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Nursing Article review Assignment on Nutrition feeding and eating

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Nursing Article review Assignment on Nutrition feeding and eating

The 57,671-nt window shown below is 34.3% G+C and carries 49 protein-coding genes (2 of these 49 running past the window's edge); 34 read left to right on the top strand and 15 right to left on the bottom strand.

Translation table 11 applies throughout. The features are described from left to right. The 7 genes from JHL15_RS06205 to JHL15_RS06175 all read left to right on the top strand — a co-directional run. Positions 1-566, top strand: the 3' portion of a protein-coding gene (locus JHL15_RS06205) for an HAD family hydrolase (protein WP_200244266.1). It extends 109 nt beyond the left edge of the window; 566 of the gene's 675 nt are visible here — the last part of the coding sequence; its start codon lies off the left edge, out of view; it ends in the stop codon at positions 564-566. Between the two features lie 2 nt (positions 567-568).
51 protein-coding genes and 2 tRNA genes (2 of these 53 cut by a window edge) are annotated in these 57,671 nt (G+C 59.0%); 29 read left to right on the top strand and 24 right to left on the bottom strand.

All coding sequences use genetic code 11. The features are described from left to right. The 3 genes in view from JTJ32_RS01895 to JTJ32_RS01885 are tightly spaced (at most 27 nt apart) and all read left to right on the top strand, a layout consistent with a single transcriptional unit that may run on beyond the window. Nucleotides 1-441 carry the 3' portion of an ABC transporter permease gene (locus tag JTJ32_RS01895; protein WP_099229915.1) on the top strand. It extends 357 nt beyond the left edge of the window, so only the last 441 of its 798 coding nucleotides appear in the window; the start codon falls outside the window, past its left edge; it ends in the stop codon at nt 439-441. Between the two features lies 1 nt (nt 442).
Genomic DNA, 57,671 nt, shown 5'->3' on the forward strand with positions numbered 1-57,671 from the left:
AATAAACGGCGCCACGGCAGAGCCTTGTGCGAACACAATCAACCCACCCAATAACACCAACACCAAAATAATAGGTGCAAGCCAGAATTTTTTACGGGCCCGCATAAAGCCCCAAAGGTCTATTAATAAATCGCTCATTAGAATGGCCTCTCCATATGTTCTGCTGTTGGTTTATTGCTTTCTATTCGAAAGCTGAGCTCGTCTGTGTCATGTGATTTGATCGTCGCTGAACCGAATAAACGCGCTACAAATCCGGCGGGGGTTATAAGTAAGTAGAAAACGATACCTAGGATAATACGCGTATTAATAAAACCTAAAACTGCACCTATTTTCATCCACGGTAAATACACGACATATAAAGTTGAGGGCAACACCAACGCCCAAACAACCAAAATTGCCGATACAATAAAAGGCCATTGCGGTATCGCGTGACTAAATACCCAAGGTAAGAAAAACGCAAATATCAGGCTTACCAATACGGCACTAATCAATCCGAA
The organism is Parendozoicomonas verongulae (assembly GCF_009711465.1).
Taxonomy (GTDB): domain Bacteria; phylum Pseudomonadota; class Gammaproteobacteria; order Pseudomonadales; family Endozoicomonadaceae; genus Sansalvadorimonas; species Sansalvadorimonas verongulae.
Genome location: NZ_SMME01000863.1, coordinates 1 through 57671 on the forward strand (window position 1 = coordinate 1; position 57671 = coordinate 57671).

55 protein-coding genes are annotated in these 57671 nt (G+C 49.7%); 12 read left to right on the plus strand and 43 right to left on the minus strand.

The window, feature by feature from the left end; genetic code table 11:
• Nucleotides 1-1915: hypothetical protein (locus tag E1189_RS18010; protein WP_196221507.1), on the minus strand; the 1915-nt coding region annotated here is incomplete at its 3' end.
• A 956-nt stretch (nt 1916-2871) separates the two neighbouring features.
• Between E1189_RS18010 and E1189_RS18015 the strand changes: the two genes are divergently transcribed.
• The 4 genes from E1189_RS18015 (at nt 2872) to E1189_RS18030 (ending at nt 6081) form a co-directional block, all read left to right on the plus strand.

Research Nutritional screening tools and anthropometric measures associate with hospital discharge outcomes in older people Elsa Dent Discipline of Medicine, University of Adelaide, Adelaide, South Australia, Australia Ian Chapman Royal Adelaide Hospital; and Discipline of Medicine, University of Adelaide, Adelaide, South Australia, Australia Cynthia Piantadosi Discipline of Medicine, University of Adelaide, Adelaide, South Australia, Australia Renuka Visvanathan The Queen Elizabeth Hospital; and Discipline of Medicine, University of Adelaide, Adelaide, South Australia, Australia Aim: To examine the association of nutritional screening tools (NSTs) and anthropometric measures with hospital outcomes in older people. Methods: In 172 patients aged ≥70 years admitted to a Geriatric Evaluation Management Unit (GEMU), nutritional status was measured using the Mini-Nutritional Assessment (MNA), MNA-short form (MNA-SF), Geriatric Nutritional Risk Index (GNRI), Simplified Nutritional Appetite Questionnaire, calf circumference (CC), mid-arm circumference (MAC) and BMI. Results: Malnutrition according to the MNA occurred in 53 (31%) patients. Functional change was associated with GNRI (Beta coefficient (β), 95% CI = 0.17, 0.001–0.33) and CC (β, 95% CI = 0.17, 0.01–0.33); GEMU length of stay was associated with MNA-SF-BMI (β, 95% CI = −0.02, −0.003 to −0.004) and MNA-SF-CC (β, 95% CI = −0.02, −0.003 to −0.001). MAC was associated with discharge to higher level of care (OR, 95% CI = 0.88, 0.81–0.96). Conclusion: In hospitalised older people, admission NSTs and anthropometric measures associate with discharge outcomes. Key words: aged, geriatric assessment/methods, hospitalisation, nutritional assessment. Introduction Malnutrition is common in older people and associated with functional decline and increased mortality, yet it often goes unrecognised in the hospital setting [1]. Screening of hospital patients has therefore been recommended to identity those malnourished or at risk of malnourishment [1]. Nutritional screening tools (NSTs) offer a fast and easy way to identify these at risk individuals, allowing referral for further nutritional evaluation and management [2,3]. Several NSTs have been validated for use in hospitalised older people, including the Mini-Nutritional Assessment (MNA) [4], the MNA-short form (MNA-SF) [5] and the Geriatric Nutritional Risk Index (GNRI) [6]. The Simplified Nutritional Appetite Questionnaire (SNAQ) has also been validated in older people to identify those at risk of weight loss [7]. Considerable work has been done to identify which NST is the best in identifying malnutrition [8]. Only limited research exists, however, in determining which NST best associates with adverse clinical outcomes in hospitalised older patients [6]. An association with adverse outcomes is important for validation of a NST in the clinical setting, particularly when compared to other screening tools [9]. To our knowledge, only three prospective studies have looked at NSTs and functional decline over hospitalisation [10–12], with mixed results, and none compared NSTs to each other. Additionally, anthropometric measures, such as body mass index (BMI), calf circumference (CC) and midarm circumference (MAC), have been reported to be associated with functional status [13], but their ability to predict in-hospital outcomes compared to NSTs is unknown. The aim of this study was to compare several NSTs and anthropometric measures in their relationships to discharge outcomes, including change in function, length of stay (LOS), and discharge to higher level of care, among patients in a Geriatric Evaluation and Management Unit (GEMU). Methods Setting and sample Consecutively admitted patients aged 70 years or older admitted to the GEMU at The Queen Elizabeth Hospital, Adelaide, Australia (TQEH), from October 22, 2010 to December 23, 2011 were recruited within the first 3 days of GEMU admission. Informed consent was obtained from patients, or in cases of low cognition, from a family member. The study was approved by the TQEH Human Research Ethics Committee (TQEH) and adhered to the Australian Code for the Responsible Conduct of Research. The GEMU at TQEH is a higher acuity, specialised geriatric unit providing comprehensive geriatric assessment and multidisciplinary management, including rehabilitation where Correspondence to: Ms Elsa Dent, Discipline of Medicine, University of Adelaide. Email: bs_bs_banner DOI: 10.1111/ajag.12130 Australasian Journal on Ageing, Vol 34 No 1 March 2015, E1–E6 E1 © 2014 ACOTA appropriate. The majority of patients are identified by the geriatric service in the Acute Medical Unit (short stay <72 hours), where they have been admitted for management of an acute medical illness, and then transferred to the GEMU. The GEMU aims to undertake comprehensive geriatric assessment and management, to maximise functional independence and discharge patients home where possible. Nutrition management is a key focus. Assessments All assessments were completed within 72 hours of a patient’s GEMU admission by the same researcher (ED) Function was assessed using Barthel’s Index (BI) of activities of daily living (ADL), with a total score of 100 indicating independence in all ADLs [14]. Interview data collected included health and lifestyle questions. Information obtained from patient medical records included nutritional blood markers (C-reactive protein (CRP), lymphocytes, haemaglobin, albumin, cholesterol (total), high-density lipoprotein, low-density lipoprotein), micronutrients (iron, folate, vitamin B12, vitamin D), medications, Geriatric Depression Scale (GDS-15) [15], cognition using the Mini Mental State Examination (MMSE) [16], and admission diagnosis. Admission diagnosis was placed into one of five categories: chronic condition, infection, injury or musculoskeletal condition, non-musculoskeletal condition and unclassified [17]. Charlson’s comorbidity index (CCI) was derived from patient medical records. Anthropometric measures Measurements were performed on the right hand side of the body where possible to standardise measurements. CC was measured as the widest calf girth, and MAC measured as the circumference of the upper arm, midway between the acromion process and the lateral epicondyle of the elbow. Each measurement was performed once (to the nearest 0.1 cm) per patient. Height was measured with a stadiometer to the nearest 0.5 cm for mobile patients and self-reported height recorded for non-mobile patients. The same calibrated weight chair was used to weigh all mobile patients to the nearest 0.01 kg. For immobile patients, a weigh sling was used. BMI was computed. MNA The MNA was designed for use in older people and is widely used [4]. It contains 18 components in four areas (anthropometry dietary questions, subjective questions and overall assessment), and classifies people as ‘malnourished’ (scores 0–23), ‘at risk of malnutrition’ (scores 17–23.5) or ‘well nourished’ (scores 24–30) [4]. A second version of the MNA (MNA-II), which excludes BMI, doubles CC score and triples MAC score, was also used [18]. The MNA-II was recently validated in Taiwanese older people and also has a total score of 30 [18]. For the purposes of our study, standard CC and MAC cut-offs were used, not Taiwanese specific cut-offs. A shorter version of the MNA, the MNA-SF was also used [5]. It comprises six questions from the MNA and can be used with either BMI or CC measures [5], termed the MNASF-BMI and MNA-SF-CC, respectively, in this study. The MNA-SF classifies individuals as ‘malnourished’ (scores 0–7), ‘at risk of malnutrition’ (scores 8–11) and ‘well nourished’ (scores 8–12) [5] and retains the accuracy of the full MNA in classifying nutritional status [2]. The geriatric nutritional risk index The GNRI is both a nutrition-related risk index and NST for use in older people [19]. GNRI albumin g L weight WLo = × [ ] 1 489 41 7 . . ( ) + × [ ] ( ) With WLo = Ideal Weight, using Lorentz equations as described by Boulianne et al. [6]: Men: WLo = H − 100 − [(H − 150)/4] Women: WLo = H − 100 − [(H − 150)/2.5] With H = height in cm GNRI categories are: major risk (scores < 82) moderate risk (scores < 92), low risk (scores 92 to ≤98) and no risk (>9) [7]. SNAQ The SNAQ is a weight loss prediction tool designed for use in older people, with scores ≤14/20 indicating significant risk of at least 5% weight loss within 6 months [7]. It comprises four questions on appetite and food intake. Discharge outcomes Discharge function was assessed using BI score. Functional decline and improvement were defined as a decrease or increase, respectively, in BI. Other discharge outcomes were GEMU LOS and discharge to a higher level of care. A higher level of care was defined as a move to a destination other than home, which included subacute care post-GEMU or move to an address that was not the patient’s pre-admission address. Patients who died during hospitalisation were classified as discharged to higher level care and were excluded from discharge function and LOS analyses. Statistical analyses Normally distributed variables were expressed as means (standard deviation (SD)) and non-normally distributed variables as medians (range). Categorical variables were expressed as number and percentage. Paired t-tests were performed to determine the difference between admission and discharge function. The association between NSTs, anthropometric variables, nutritional biomarkers and functional measures at admission were analysed using Spearman’s rank correlations. Dent E, Chapman I, Piantadosi C et al . E2 Australasian Journal on Ageing, Vol 34 No 1 March 2015, E1–E6 © 2014 ACOTA LOS and functional outcomes were analysed as continuous variables. Their association with each NST was determined using multiple regression models. Residual plots of the regression models were assessed visually for normality, constant variance and outliers. LOS was non-normally distributed and subsequently log transformed. For functional change, BI at discharge controlling for BI at admission was used. Associations between each NST and ‘move to higher level of care’ were assessed using logistic regression analyses. All regression models controlled for confounding variables found in previous research to be associated with hospital outcomes: age, gender, CCI, MMSE, admission BI and living alone. Because of limited statistical degrees of freedom, no further confounding variables could be included in the logistic regression analyses (move to higher level care). The multiple regression models (LOS and functional change) additionally controlled for GDS and CRP (a measure of inflammation). Variables in each regression model were checked for multicollinearity. All results were analysed using PASW Statistics 18 software, with statistical significance set at P < 0.05. Results During the study period, 427 new patients aged ≥70 years were admitted to the GEMU. Patients were excluded from the study for the following reasons: dementia or unresolved delirium within 72 hours of admission without a proxy (n = 77), did not speak English (with no proxy; n = 67), treating physician advised against patient inclusion (medically unwell elder abuse, physically aggressive: n = 33), infectious (n = 11), missed by researcher (n = 4) and did not wish to participate (n = 63). Table 1 shows baseline characteristics of patients recruited (n = 172). The mean (SD) age of patients was 85.2 (6.4 years). Weight, CC and MAC measures were performed for all patients. Height was self-reported in 71 (41%) patients due to immobility. The median GEMU LOS for surviving patients was 12 days, with a median of 4 days in hospital before GEMU admission. Mean function, as assessed by BI, improved from 59 (21) on admission to 68 (19) at discharge (P < 0.001). 129 (75%) patients had functional improvement, with 76 patients (44%) showing an improvement in BI of more than 10%. Twenty-eight (16%) had no change in function and 15 (8%) had functional decline. Eighty (47%) of patients were discharged to a location other than home and 7 died during hospitalisation. Thirty-four per cent of patients had low BMI values (<22 kg/m2 ). Malnutrition according to the MNA, MNA-SF and GNRI occurred in 53 (31%), 77 (45%) and 83 (48%) patients, respectively. Risk of malnutrition, according to the MNA, MNA-SF and GNRI, occurred in an additional 84 (49%), 67 (39%) and 24 (14%), respectively. Using the SNAQ, 109 (63%) patients were classified at risk of weight loss. Correlations of NSTs scores, anthropometric variables, nutritional biomarkers, micronutrients and functional measures at admission are shown in Table 2. All NSTs results were significantly correlated with each other with the exception of GNRI and SNAQ. All NSTs were correlated with anthropometric measures with the exception of SNAQ. Scores on all long and short versions of the MNA were correlated with admission function, grip strength and MMSE. SNAQ was associated with grip strength and GDS. GNRI was not associated with any functional measure. Table 3 shows the results of each regression model of individual NSTs against the outcome measures. MNA-II, MNA-SF-BMI and MNA-SF-CC scores were significantly associated with length of hospital stay. Both GNRI and CC were significantly associated with functional change. MAC was the only variable to show an association with discharge to higher level care; individuals with lower MAC measurements were 1.14 times more likely (1/0.88) to be discharged to higher level care. MNA, BMI and SNAQ showed no association with outcome variables. The coefficient of determination for each regression model was low (maximum value of 30.5%). Table 1: Descriptive characteristics of patients on admission (n = 172) Variable n (%) Gender (female) 129 (72) Age group (years) 70–79 31 (18) 80–89 100 (58) 90–101 41 (24) BMI category (kg/m2 ) <22 58 (34) 22–30 75 (44) >30 39 (23) Calf circumference (cm) 32 (5)† Mid-arm circumference (cm) 26 (5)† Admission function (BI) 59 (21)† Charlson’s comorbidity index 3 (range 0–12)‡ Low cognition (MMSE < 24) 74 (43) Lives alone 97 (56) Depressive risk (GDS score >5) 61 (40) Polypharmacy (≥6 medications) 131 (76) Use of dentures 84 (49) Problems with food supply Cooking 96 (56) Chewing or swallowing 58 (34) Cutting 54 (31) Transportation to shops 37 (22) Financial constraints 18 (11) Primary GEMU admission diagnosis§ Chronic condition 71 (41) Infection 52 (30) Injury or musculoskeletal condition 28 (16) Non-musculoskeletal symptoms 6 (4) Unclassified 15 (9) †Mean (SD). ‡Median (range). §Classifications based on Hastings et al., 2010 [17]. BI, Barthel Index; GDS, Geriatric Depression Scale −15; GEMU, Geriatric Evaluation and Management Unit; MMSe, Mini Mental State Examination. Nutritional screening tools and hospital outcomes Australasian Journal on Ageing, Vol 34 No 1 March 2015, E1–E6 E3 © 2014 ACOTA Discussion To our knowledge, this is the first study to evaluate the use of NSTs and anthropometric measures as predictors of discharge outcomes for older people in a GEMU. Malnutrition rates were high: 31, 45 and 48% for the MNA, MNA-SF and GNRI, respectively, comparable to those in other studies of hospitalised older people [2,6,20]. There were also a high number of people at risk of malnutrition: 49, 39 and 14% for the MNA, MNA-SF and GNRI, respectively. The large difference in prevalence rates of malnutrition and risk of malnutrition reflects the different classification systems of the NSTs included in the present study. Management of patients in the GEMU involves striking a balance between providing adequate time for functional rehabilitation and keeping LOS in hospital as short as Table 2: Spearman’s correlations of nutritional screening tools and anthropometric measures with nutritional parameters and functional measures on hospital admission (n = 172) Nutritional screening tool Anthropometric measure MNA MNA-II MNA-SF-BMI MNA-SF-CC GNRI SNAQ CC MAC BMI Nutritional screening tool MNA-II 0.964*** MNA-SF-BMI 0.893*** 0.854*** MNA-SF-CC 0.857*** 0.858*** 0.912*** GNRI 0.388*** 0.380*** 0.383*** 0.307*** SNAQ 0.418*** 0.412*** 0.372*** 0.338*** 0.188 CC 0.492*** 0.512*** 0.431*** 0.376*** 0.671*** 0.169 MAC 0.366*** 0.379*** 0.346*** 0.334*** 0.711*** 0.246 0.641*** BMI 0.378*** 0.357*** 0.376*** 0.282*** 0.854*** 0.182 0.723*** 0.772*** Nutritional biomarkers CRP −0.043 −0.062 −0.046 −0.044 −0.111 −0.137 0.006 −0.018 0.024 Lymph 0.162* 0.165* 0.155* 0.152* 0.148 0.161* 0.081 0.096 0.129 Hb 0.134 0.135 0.180* 0.169* 0.242** −0.021 0.116 0.144 0.109 Albumin 0.190* 0.186* 0.197* 0.172* 0.549*** 0.096 0.131 0.133 0.110 Chol 0.002 0.015 0.043 0.045 −0.031 0.081 −0.032 −0.041 −0.064 HDL −0.106 −0.097 −0.056 −0.058 −0.089 −0.018 −0.149 −0.115 −0.152 LDL 0.113 0.131 0.122 0.132 −0.112 0.125 0.009 −0.069 −0.065 Micronutrients Iron 0.105 0.087 0.104 0.106 0.270** 0.042 0.096 0.208* 0.243** Folate 0.093 0.095 0.114 0.129 −0.023 0.017 −0.083 −0.060 −0.109 B12 −0.107 −0.122 −0.140 −0.139 −0.086 −0.202* 0.047 0.023 −0.039 Vit D −0.132 −0.143 −0.119 −0.072 0.024 −0.085 −0.020 0.012 −0.070 Physical and mental functional measures BI 0.208** 0.195* 0.151* 0.233** 0.057 −0.013 0.097 0.082 0.028 Grip 0.379*** 0.376*** 0.321*** 0.349*** 0.060 0.242** 0.179* 0.232** 0.096 MMSE 0.355*** 0.368*** 0.306*** 0.352*** 0.110 0.138 0.155* 0.202** 0.191* GDS −0.197* −0.192* −0.188* −0.236 0.000 −0.179* 0.001 −0.050 0.024 *Indicates significance with P < 0.05; **Indicates significance with P < 0.01; ***Indicates significance with P < 0.001. B12, vitamin B-12; BI, Barthel Index; BMI, body mass index; CC, calf circumference (cm); Chol, cholesterol; CRP, C-reactive protein; GDS, Geriatric Depression Scale −15; GNRI, Geriatric Nutritional Risk Index; Grip, maximal grip strength; Hb, haemaglobin; HDL, high-density lipoprotein cholesterol; LDL, low-density lipoprotein cholesterol; Lymph, lymphocyte; MAC, mid-arm circumference (cm); MMSe, Mini Mental State Examination; MNA, Mini-Nutritional Assessment; MNA-II, MNA version II without BMI; MNA-SF, MNA-short form; SNAQ, Simplified Appetite Nutritional Questionnaire; Vit D, 25OH-vitamin D. Table 3: Results of each regression model showing the association of nutritional screening tools and anthropometric measures against hospital discharge outcomes† Predictor variable Functional change (BI; n = 165) Length of GEMU stay (log(days); n = 165) Discharge to high level care (n = 172) B 95% CI P B 95% CI P OR 95% CI P Nutritional screening tool MNA 0.380 −0.080 to 0.830 0.119 −0.010 −0.020 to 0.000 0.051 0.950 0.890 to 1.100 0.110 MNA-II 0.310 −0.130 to 0.740 0.168 −0.010 −0.020 to −0.000 0.017 0.960 0.900 to 1.020 0.163 MNA-SF-BMI 0.030 −0.020 to 0.070 0.352 −0.020 −0.030 to −0.000 0.015 0.920 0.830 to 1.020 0.114 MNA-SF-CC 0.370 −0.020 to 0.070 0.329 −0.020 −0.030 to −0.000 0.039 0.950 0.860 to 1.050 0.298 GNRI 0.170 0.010 to 0.330 0.038 −0.002 −0.010 to 0.001 0.233 0.980 0.960 to 1.010 0.164 SNAQ 0.440 −0.300 to 1.160 0.237 0.004 −0.010 to 0.001 0.590 0.980 0.890 to 1.080 0.641 Anthropometric measure CC 0.480 0.020 to 0.930 0.041 −0.003 −0.120 to 0.010 0.466 0.940 0.880 to 1.000 0.064 MAC 0.410 −0.110 to 0.960 0.123 −0.010 −0.020 to 0.000 0.170 0.880 0.810 to 0.960 0.002 BMI 0.230 −0.130 to 0.600 0.208 −0.004 −0.010 to 0.000 0.321 0.960 0.910 to 1.010 0.109 †All regression analyses controlling for age, gender, cognitive impairment risk (Mini Mental State Examination), function (Barthel’s Index), Charlson’s comorbitidy index and lives alone. The multiple regression models (LOS and functional change) also controlled for depressive risk (Geriatric Depression Scale-15) and inflammation (indicated by C-reactive protein levels). Each line represents a separate regression model. . Bold indicates significance (P < 0.05). B, unstandardised beta coefficient (regression co-efficient); BMI, body mass index; CC, calf circumference (cm); CI, confidence interval; GEMU, Geriatric Evaluation and Management Unit; GNRI, Geriatric Nutritional Risk Index; MAC, mid-arm circumference (cm); MNA, Mini-Nutritional Assessment; MNA-II, MNA version II without BMI; MNA-SF, MNA-short form; OR, odds ratio; SNAQ, Simplified Appetite Nutritional Questionnaire. Dent E, Chapman I, Piantadosi C et al . E4 Australasian Journal on Ageing, Vol 34 No 1 March 2015, E1–E6 © 2014 ACOTA possible, and thus reducing health-care costs [21]. The median LOS in our study was 12 days, in line with other GEMUs [21]. Although we did not find MNA to be associated with LOS, lower scores on the shorter and easier to implement version, the MNA-SF (with BMI), were associated with longer stays. Moreover, the MNA-SF-CC and the MNA-II, in which weight or BMI is not required, also showed a similar association with LOS. These findings have practical implications in the GEMU, as the often considerable burden of weighing frail older people in hospital may possibly be avoided [1]. Lower MAC was the only measure associated with discharge to higher level care, in agreement with previous reports that MAC is a good discriminator of independent versus institutionalized living in older people [22]. MAC is a measure of both fat and muscle mass and thus possibly indicative of late-stage muscle wastage and impending mortality [13,23]. It is likely that factors other than MAC, including illness and family situation influence discharge destination [3]. Our study, however, controlled for a range of covariates that could be influencing discharge destination including cognition, comorbidity and living alone. No NSTs were associated with discharge to higher level of care, in keeping with the conflicting results of studies as outlined in a recent systematic review [3]. For functional change, lower GNRI and CC measures, indicative of reduced nutritional status, were associated with functional decline as assessed by BI. No other studies, to our knowledge, have looked at GNRI as a predictor of functional decline. Studies of CC have found it is linked to functional decline in institutionalized older people [13], possibly because it reflects muscle wastage and an inability to walk [13,23]. In the present study, the GNRI may have shown an association with functional decline for a number of reasons. Firstly, it includes albumin, with lower levels linked to reduced physical function in older people [24]. Secondly, it was originally designed as a prognostic tool [6]. Thirdly, in our study, it showed high associations with both CC (r = 0.711, P < 0.001) and MAC (r = 0.854, P < 0.001). Finally, lower GNRI scores were associated with lower iron levels which have been linked with functional decline [25]. Perhaps surprisingly no other measures were associated with functional change. We had expected the MNA score to show an association with function, as it has been found previously to associate with in-hospital functional decline [12], although not functional recovery [20]. The MNA-SF score has also been found to be associated with in-hospital functional decline [11]. It could be that the MNA and its versions may not have been sensitive enough in detecting functional change during the relatively short hospitalisation period [20]. Strengths and limitations This study recruited consecutive patients and eliminated inter-tester bias as one researcher performed all assessments. Many confounding variables were controlled for which improved the generalisability of results to other populations of hospitalised older people. The predictive value of regression models was not high, however, there were still significant relationships identified. The current study was an observational study, so no inference about causation can be made. The sample size was also relatively small. Possible study bias could exist for several reasons, including proxy assistance in patient interview in the cases of low cognition and/or language barrier, self-reported height was used in 41% of patients due to immobility and CC may have been influenced by oedema. Additionally, ‘discharge to destination other than home’ included discharges to subacute care (rehabilitation). These patients may have returned home after spending time in such a setting; however, at the time of their discharge from the GEMU, they were not deemed functional enough for a direct discharge home. It should also be noted that, despite 75% of patients improving in function, many of these patients were not discharged home. Reasons for this lack of discharge home included dementia and the influence of external factors such as finances and familial wishes. It could also be that this improvement in function was not adequate to return to home immediately at discharge. Conclusion In hospitalised older people, admission NSTs and anthropometric measures are associated with negative outcomes, but different measures are associated with different outcomes. The MNA-SF (using BMI or CC) and MNA-II were associated with LOS. MNA-SF is fast and rapid to implement and MNA-II does not involve the timeconsuming measurement of weight. GNRI and CC were associated with functional decline during hospitalisation, perhaps because they reflected greater illness and muscle wastage, respectively. A lower MAC was associated with a greater need for discharge to a higher level of care, possibly because it is an indicator of end-stage decline. The use of a NST to detect both undernutrition and risk of adverse outcomes in hospital will assist time-pressured clinicians. Future research should focus on the predictive ability of NSTs post-hospitalisation and the efficacy of in-hospital interventions. Acknowledgements We wish to thank Kylie Lange, biostatistician, for her guidance on statistical analyses. We also wish to thank GEMU staff, patients and their families. Renuka Visvanathan has previously been supported by educational grants from Nestle Inc. Nutritional screening tools and hospital outcomes Australasian Journal on Ageing, Vol 34 No 1 March 2015, E1–E6 E5 © 2014 ACOTA Key Points • In hospitalised older people, nutritional screening tools (NSTs) and anthropometric measures are associated with adverse clinical outcomes, such as length of stay, change in physical function and discharge destination. • Different measures are associated with different outcomes: GNRI and CC were both associated with functional change, MNA-II and MNA-SF were associated with length of hospital stay and MAC was associated with discharge to higher level care. • The use of a NST to detect both undernutrition and risk of adverse outcomes in hospital could assist time-pressured clinicians. References 1 Volkert D, Saeglitz C, Gueldenzoph H, Sieber CC, Stehle P. Undiagnosed malnutrition and nutrition-related problems in geriatric patients. The Journal of Nutrition, Health & Aging 2010; 14: 387–392. 2 Guigoz Y. The Mini Nutritional Assessment (MNA) review of the literature – What does it tell us? The Journal of Nutrition, Health & Aging 2006; 10: 466–485, discussion 85-7. 3 Dent E, Visvanathan R, Piantadosi C, Chapman I. Nutritional screening tools as predictors of mortality, functional decline and move to higher level care in older people: A systematic review. Journal of Nutrit